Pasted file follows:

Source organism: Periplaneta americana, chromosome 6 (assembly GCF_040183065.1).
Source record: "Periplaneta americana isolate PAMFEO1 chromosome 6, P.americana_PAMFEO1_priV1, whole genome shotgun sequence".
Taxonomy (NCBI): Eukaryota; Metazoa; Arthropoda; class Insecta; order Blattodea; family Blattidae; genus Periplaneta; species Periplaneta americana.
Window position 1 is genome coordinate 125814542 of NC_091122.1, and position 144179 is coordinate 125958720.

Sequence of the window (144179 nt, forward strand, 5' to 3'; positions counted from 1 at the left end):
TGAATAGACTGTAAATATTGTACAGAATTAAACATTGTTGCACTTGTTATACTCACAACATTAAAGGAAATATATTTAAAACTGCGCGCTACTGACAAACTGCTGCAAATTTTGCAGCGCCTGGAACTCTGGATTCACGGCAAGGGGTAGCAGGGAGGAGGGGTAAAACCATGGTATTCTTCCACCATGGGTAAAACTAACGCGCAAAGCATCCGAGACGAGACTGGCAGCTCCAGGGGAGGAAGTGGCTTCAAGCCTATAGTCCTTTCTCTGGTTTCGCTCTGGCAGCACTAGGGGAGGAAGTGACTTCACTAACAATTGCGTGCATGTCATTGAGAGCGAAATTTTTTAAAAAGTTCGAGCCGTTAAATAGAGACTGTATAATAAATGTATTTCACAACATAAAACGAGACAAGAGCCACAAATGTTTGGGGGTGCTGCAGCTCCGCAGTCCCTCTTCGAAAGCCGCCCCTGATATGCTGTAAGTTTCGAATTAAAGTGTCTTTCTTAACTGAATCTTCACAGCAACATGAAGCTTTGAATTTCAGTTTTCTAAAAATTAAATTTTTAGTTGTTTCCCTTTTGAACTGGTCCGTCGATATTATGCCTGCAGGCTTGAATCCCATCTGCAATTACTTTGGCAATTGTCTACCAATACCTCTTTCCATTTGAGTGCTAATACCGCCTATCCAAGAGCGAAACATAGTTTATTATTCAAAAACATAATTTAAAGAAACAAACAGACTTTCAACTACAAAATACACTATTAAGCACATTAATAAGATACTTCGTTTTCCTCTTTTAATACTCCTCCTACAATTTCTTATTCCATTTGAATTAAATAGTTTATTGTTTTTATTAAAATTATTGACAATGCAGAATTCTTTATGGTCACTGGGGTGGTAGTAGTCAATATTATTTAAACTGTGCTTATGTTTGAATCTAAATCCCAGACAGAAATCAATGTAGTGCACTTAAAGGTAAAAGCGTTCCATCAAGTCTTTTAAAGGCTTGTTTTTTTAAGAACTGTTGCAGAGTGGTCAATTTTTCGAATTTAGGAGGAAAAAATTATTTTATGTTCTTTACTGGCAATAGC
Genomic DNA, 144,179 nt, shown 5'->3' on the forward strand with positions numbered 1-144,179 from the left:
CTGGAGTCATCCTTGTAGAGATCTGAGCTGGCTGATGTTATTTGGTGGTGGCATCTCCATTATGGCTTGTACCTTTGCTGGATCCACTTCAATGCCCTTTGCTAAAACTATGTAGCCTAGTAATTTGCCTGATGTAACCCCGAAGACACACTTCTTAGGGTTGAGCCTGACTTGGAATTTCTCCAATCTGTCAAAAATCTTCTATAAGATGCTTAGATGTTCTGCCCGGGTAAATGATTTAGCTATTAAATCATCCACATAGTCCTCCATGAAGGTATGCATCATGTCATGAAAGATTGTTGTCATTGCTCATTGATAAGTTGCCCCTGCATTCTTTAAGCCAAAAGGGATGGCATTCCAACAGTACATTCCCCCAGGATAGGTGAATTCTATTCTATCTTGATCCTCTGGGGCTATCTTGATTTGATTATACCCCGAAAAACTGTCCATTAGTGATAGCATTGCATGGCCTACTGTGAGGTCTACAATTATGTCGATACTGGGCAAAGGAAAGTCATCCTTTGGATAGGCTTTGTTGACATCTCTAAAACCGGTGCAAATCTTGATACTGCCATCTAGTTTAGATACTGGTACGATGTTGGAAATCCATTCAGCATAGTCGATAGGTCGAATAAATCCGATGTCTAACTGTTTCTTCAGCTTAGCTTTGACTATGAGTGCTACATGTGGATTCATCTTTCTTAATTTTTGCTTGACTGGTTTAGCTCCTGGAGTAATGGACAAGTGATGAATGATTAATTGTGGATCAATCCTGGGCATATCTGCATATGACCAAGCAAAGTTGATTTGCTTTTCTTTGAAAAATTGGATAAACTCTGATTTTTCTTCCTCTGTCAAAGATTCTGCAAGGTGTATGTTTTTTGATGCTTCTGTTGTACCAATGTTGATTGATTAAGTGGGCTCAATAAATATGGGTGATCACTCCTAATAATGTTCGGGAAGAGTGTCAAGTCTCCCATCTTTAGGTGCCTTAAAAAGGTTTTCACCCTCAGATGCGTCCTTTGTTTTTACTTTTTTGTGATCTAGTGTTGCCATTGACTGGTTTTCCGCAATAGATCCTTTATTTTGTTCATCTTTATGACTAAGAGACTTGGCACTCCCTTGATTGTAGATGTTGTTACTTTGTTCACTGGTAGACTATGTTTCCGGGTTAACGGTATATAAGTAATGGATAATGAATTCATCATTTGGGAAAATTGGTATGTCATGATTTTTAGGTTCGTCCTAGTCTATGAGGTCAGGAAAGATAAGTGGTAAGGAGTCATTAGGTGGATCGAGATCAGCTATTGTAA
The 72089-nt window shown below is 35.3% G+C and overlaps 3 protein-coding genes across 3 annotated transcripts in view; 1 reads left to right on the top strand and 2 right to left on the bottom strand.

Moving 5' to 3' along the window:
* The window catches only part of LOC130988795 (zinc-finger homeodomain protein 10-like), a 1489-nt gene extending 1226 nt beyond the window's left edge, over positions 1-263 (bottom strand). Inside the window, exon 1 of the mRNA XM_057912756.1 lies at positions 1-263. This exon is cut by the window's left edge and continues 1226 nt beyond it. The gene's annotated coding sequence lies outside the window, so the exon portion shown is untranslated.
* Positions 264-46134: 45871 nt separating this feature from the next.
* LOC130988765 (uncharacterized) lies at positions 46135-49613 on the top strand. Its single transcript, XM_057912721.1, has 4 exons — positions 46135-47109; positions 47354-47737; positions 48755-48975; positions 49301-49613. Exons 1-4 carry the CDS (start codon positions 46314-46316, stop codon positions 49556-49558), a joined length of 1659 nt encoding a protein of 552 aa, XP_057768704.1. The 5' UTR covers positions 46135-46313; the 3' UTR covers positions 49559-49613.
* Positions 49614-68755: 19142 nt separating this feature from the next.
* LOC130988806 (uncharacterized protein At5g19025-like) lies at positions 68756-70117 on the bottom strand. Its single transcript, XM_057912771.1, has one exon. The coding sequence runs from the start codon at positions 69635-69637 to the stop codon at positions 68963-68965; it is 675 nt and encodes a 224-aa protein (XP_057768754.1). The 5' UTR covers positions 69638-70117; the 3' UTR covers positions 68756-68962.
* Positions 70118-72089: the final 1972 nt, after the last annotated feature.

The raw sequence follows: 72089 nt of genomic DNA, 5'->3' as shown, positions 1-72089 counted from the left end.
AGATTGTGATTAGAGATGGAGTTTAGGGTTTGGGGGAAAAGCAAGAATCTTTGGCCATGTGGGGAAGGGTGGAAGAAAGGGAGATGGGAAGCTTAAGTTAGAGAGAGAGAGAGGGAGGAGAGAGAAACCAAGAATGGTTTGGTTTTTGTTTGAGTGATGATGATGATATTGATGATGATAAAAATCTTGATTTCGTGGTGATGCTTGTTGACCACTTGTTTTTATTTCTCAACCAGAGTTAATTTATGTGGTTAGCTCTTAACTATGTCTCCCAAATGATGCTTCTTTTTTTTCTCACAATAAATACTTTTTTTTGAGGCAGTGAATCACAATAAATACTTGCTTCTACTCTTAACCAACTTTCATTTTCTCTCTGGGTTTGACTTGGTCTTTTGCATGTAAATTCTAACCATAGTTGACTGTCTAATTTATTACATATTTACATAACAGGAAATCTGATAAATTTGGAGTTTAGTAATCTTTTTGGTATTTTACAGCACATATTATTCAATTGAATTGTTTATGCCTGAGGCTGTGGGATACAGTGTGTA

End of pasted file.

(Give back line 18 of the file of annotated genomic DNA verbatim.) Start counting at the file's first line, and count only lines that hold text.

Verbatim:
AGATTGTGATTAGAGATGGAGTTTAGGGTTTGGGGGAAAAGCAAGAATCTTTGGCCATGTGGGGAAGGGTGGAAGAAAGGGAGATGGGAAGCTTAAGTTAGAGAGAGAGAGAGGGAGGAGAGAGAAACCAAGAATGGTTTGGTTTTTGTTTGAGTGATGATGATGATATTGATGATGATAAAAATCTTGATTTCGTGGTGATGCTTGTTGACCACTTGTTTTTATTTCTCAACCAGAGTTAATTTATGTGGTTAGCTCTTAACTATGTCTCCCAAATGATGCTTCTTTTTTTTCTCACAATAAATACTTTTTTTTGAGGCAGTGAATCACAATAAATACTTGCTTCTACTCTTAACCAACTTTCATTTTCTCTCTGGGTTTGACTTGGTCTTTTGCATGTAAATTCTAACCATAGTTGACTGTCTAATTTATTACATATTTACATAACAGGAAATCTGATAAATTTGGAGTTTAGTAATCTTTTTGGTATTTTACAGCACATATTATTCAATTGAATTGTTTATGCCTGAGGCTGTGGGATACAGTGTGTA